Adelson Loses Subpoena Attempt

LAS VEGAS (AP) - A federal magistrate rejected an attempt by
casino mogul Sheldon Adelson to subpoena a newspaper reporter's
testimony in a defamation suit.

U.S. Magistrate Judge Peggy Leen in Las Vegas ruled that
Nevada's media shield law protected Las Vegas Sun reporter Rick
Velotta from questioning under oath about stories written in 2004
about a legal dispute in Israel between Adelson and Moshe Hananel.
Hananel claimed Adelson owed him money for helping him get into the
Macau gambling market.

Leen's eight-page order, issued Friday, cited Nevada Supreme
Court rulings and "the plain language" of the state's reporter
shield law, which she said confers an "absolute privilege from
disclosure" of sources and information.

Adelson lawyer, Ryan Loosvelt of Las Vegas, did not immediately
respond Tuesday to messages seeking comment. It was unclear if he
would appeal Leen's order to Senior U.S. District Judge Edward Reed
Jr., who is presiding over the defamation suit.

Adelson filed the lawsuit Dec. 11, 2006, in U.S. District Court
in Nevada against Hananel, an employee from 1996 to 2000 of an
Adelson company, Interface Partners International Ltd. He accused
Hananel of making false statements about their relationship in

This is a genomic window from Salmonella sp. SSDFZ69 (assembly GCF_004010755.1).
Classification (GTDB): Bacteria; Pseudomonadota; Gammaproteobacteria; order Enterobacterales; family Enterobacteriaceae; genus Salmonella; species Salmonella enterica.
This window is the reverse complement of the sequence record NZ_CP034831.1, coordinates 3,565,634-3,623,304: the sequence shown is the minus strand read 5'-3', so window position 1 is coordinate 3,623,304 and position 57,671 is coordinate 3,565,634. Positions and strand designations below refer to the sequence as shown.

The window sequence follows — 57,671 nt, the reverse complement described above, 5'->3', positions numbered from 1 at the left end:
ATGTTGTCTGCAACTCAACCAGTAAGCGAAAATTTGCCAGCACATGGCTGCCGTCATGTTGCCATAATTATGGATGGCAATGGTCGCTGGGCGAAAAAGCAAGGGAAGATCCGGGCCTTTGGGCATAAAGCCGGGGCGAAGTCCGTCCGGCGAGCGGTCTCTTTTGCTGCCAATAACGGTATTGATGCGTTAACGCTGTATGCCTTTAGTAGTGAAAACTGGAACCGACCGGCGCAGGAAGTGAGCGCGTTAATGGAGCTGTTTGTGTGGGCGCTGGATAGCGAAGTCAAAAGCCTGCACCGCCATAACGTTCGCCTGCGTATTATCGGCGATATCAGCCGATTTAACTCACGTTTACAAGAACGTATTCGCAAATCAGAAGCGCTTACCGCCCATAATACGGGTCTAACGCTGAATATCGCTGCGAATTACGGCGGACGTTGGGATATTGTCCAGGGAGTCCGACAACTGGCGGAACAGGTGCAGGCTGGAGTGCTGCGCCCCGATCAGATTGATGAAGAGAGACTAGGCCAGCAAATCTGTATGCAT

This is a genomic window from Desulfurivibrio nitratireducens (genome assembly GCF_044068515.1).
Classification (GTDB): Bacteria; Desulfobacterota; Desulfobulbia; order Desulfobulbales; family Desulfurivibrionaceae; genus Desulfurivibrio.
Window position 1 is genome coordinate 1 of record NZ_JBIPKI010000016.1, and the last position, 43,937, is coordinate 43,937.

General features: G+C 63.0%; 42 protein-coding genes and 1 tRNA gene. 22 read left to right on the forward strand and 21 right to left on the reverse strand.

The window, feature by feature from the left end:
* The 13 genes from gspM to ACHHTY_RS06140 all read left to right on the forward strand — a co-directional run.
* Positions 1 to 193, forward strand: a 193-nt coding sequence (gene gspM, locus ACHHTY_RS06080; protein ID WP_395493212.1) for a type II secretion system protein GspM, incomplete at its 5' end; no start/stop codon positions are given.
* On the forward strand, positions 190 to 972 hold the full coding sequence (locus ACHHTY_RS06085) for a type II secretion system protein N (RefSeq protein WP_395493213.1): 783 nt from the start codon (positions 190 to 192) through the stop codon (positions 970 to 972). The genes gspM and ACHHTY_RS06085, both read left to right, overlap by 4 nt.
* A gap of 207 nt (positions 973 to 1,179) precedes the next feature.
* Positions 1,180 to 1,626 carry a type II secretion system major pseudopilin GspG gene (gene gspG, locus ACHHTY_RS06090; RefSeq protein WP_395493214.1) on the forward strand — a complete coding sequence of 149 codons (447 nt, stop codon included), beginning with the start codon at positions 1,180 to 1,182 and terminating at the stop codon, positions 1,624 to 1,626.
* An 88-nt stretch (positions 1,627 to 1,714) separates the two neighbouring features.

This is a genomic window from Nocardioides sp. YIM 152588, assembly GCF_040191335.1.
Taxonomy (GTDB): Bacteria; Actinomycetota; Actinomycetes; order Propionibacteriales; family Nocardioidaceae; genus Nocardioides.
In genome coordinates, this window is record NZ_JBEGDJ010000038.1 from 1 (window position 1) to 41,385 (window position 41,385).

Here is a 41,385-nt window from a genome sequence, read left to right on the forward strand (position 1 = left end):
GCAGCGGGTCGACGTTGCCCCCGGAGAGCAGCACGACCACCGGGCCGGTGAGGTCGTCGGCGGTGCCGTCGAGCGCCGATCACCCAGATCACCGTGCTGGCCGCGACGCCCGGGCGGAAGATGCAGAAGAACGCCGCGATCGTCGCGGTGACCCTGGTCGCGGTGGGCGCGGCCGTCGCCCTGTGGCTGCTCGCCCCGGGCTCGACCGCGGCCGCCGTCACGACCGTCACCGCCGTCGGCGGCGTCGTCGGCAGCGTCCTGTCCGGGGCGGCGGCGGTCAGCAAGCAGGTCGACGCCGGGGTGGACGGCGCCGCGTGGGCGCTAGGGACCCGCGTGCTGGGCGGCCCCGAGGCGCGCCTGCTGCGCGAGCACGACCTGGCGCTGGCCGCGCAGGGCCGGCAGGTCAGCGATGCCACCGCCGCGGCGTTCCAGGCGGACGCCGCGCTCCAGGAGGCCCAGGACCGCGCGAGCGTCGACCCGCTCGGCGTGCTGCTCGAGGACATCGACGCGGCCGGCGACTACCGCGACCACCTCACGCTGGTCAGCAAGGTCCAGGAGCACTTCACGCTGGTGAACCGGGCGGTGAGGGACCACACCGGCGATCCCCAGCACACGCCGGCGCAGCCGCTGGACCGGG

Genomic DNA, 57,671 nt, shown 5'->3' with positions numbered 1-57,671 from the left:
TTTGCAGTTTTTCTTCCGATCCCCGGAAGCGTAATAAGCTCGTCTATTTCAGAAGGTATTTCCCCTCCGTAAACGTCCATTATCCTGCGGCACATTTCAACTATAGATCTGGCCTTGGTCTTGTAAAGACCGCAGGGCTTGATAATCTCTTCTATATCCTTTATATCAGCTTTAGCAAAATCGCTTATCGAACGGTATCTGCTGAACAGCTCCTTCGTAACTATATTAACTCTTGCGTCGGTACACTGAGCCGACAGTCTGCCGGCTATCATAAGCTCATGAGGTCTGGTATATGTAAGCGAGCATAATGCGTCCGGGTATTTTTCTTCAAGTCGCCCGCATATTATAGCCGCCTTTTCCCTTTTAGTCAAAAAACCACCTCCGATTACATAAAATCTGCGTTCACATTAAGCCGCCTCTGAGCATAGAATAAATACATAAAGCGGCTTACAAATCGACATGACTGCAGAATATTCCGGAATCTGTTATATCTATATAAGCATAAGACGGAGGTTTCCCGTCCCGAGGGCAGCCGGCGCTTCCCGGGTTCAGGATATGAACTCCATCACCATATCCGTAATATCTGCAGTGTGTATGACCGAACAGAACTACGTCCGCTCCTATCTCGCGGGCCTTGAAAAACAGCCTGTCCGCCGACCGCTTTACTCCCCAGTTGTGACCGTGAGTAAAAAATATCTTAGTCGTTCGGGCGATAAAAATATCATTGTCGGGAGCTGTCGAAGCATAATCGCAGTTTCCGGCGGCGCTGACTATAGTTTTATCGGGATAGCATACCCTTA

interviews with Velotta and other Las Vegas media.

In court documents, lawyers for Adelson, the majority
shareholder of Venetian hotel owner Las Vegas Sands Corp., labeled
as "absurd" Hananel's claim that he was entitled to a 12 percent
fee as a "partner" in Las Vegas Sands' multi-billion-dollar
investment in Macau. Sands has since opened two resorts in the
Cotai Strip area of the Chinese gambling enclave.

Loosvelt had said he wanted to question Velotta about matters
the attorney contended were not covered under the shield law,
including the reporter's education, experience and news gathering
practices, and news gathering practices of the Sun.

Leen quashed the subpoena to depose Velotta, calling that effort
"merely an attempt to obtain indirectly what Adelson may not
obtain directly" under the state shield law.

Sun Managing Editor Mike Kelley hailed the decision as "the
right ruling in this case."
Information from: Las Vegas Sun,

(Copyright 2009 by The Associated Press. All Rights Reserved.)

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